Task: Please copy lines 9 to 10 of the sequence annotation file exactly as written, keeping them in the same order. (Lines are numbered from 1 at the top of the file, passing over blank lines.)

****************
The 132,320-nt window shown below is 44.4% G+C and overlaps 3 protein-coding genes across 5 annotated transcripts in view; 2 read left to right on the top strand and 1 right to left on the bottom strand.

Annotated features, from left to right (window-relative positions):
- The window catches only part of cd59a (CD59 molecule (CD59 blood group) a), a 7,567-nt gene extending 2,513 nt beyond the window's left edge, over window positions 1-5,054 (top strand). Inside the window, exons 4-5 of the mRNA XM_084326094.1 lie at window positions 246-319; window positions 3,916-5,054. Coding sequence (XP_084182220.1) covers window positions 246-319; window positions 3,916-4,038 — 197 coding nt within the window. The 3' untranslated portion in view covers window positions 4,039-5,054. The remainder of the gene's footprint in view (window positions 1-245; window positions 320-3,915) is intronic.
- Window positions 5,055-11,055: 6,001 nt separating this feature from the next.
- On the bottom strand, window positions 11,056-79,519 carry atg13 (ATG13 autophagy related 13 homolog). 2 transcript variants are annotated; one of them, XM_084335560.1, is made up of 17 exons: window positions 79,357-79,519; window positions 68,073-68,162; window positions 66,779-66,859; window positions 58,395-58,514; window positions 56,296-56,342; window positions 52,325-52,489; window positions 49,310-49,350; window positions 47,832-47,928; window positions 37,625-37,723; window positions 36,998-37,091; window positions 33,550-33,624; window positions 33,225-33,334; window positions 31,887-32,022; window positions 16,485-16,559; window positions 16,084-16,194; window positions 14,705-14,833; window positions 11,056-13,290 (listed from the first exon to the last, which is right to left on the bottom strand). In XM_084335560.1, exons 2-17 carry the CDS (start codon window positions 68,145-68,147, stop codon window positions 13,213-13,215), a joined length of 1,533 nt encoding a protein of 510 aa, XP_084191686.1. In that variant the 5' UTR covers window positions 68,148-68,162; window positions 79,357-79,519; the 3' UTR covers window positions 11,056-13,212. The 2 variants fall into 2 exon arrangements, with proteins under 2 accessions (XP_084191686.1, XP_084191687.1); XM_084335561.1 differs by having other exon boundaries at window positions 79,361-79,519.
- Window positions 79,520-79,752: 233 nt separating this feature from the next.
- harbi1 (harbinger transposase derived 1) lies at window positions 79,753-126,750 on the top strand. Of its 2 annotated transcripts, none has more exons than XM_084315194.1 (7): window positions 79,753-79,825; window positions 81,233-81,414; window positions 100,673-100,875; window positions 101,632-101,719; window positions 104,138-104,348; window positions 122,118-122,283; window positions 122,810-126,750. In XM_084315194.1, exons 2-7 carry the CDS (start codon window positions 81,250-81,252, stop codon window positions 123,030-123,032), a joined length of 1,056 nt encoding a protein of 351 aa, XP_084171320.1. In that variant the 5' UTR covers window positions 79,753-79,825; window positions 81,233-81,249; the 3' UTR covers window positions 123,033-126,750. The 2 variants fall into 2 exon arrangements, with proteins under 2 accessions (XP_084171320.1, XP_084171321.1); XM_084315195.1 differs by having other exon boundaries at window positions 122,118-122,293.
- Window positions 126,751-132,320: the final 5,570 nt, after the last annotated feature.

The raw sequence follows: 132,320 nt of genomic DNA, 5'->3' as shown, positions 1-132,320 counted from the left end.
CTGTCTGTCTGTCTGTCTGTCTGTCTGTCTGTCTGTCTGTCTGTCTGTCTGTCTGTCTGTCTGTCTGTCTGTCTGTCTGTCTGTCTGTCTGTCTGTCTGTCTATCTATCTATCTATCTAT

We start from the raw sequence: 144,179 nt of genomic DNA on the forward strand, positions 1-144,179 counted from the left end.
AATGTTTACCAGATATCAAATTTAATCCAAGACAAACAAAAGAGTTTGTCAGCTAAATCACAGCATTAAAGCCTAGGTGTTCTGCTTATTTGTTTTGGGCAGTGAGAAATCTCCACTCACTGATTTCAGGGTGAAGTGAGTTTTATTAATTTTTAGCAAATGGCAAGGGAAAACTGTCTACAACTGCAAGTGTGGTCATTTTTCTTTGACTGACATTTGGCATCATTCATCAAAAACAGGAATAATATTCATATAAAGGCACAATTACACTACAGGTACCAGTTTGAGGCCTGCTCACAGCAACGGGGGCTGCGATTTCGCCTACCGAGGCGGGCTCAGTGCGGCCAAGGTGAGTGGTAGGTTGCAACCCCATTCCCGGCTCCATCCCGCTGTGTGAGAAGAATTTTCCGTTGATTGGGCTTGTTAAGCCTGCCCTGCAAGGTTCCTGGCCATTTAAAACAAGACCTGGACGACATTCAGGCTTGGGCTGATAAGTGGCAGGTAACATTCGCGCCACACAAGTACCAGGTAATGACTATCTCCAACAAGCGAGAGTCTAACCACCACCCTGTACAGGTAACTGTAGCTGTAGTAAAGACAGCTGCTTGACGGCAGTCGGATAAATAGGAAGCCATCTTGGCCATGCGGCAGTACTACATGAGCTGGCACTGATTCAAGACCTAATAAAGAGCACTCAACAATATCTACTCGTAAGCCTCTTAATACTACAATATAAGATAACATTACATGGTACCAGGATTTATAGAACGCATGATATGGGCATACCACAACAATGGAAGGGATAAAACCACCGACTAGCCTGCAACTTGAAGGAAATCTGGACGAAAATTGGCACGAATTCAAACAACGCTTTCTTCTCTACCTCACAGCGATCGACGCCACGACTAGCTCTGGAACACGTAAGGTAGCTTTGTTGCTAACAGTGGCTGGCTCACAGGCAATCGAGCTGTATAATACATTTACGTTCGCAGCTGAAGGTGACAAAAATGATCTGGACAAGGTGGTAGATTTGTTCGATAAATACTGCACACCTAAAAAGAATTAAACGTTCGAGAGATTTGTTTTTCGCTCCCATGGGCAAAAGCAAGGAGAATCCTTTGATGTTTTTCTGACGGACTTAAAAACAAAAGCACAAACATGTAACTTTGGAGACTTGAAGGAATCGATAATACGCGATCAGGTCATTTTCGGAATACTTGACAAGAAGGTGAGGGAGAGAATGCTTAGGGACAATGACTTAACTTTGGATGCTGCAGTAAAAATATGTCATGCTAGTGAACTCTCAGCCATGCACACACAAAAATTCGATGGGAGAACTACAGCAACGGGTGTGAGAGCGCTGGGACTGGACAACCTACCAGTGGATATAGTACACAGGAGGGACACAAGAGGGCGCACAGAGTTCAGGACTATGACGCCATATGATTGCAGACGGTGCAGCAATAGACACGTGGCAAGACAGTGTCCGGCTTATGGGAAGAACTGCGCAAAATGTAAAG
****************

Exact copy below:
The raw sequence follows: 132,320 nt of genomic DNA, 5'->3' as shown, positions 1-132,320 counted from the left end.
CTGTCTGTCTGTCTGTCTGTCTGTCTGTCTGTCTGTCTGTCTGTCTGTCTGTCTGTCTGTCTGTCTGTCTGTCTGTCTGTCTGTCTGTCTGTCTGTCTGTCTATCTATCTATCTATCTAT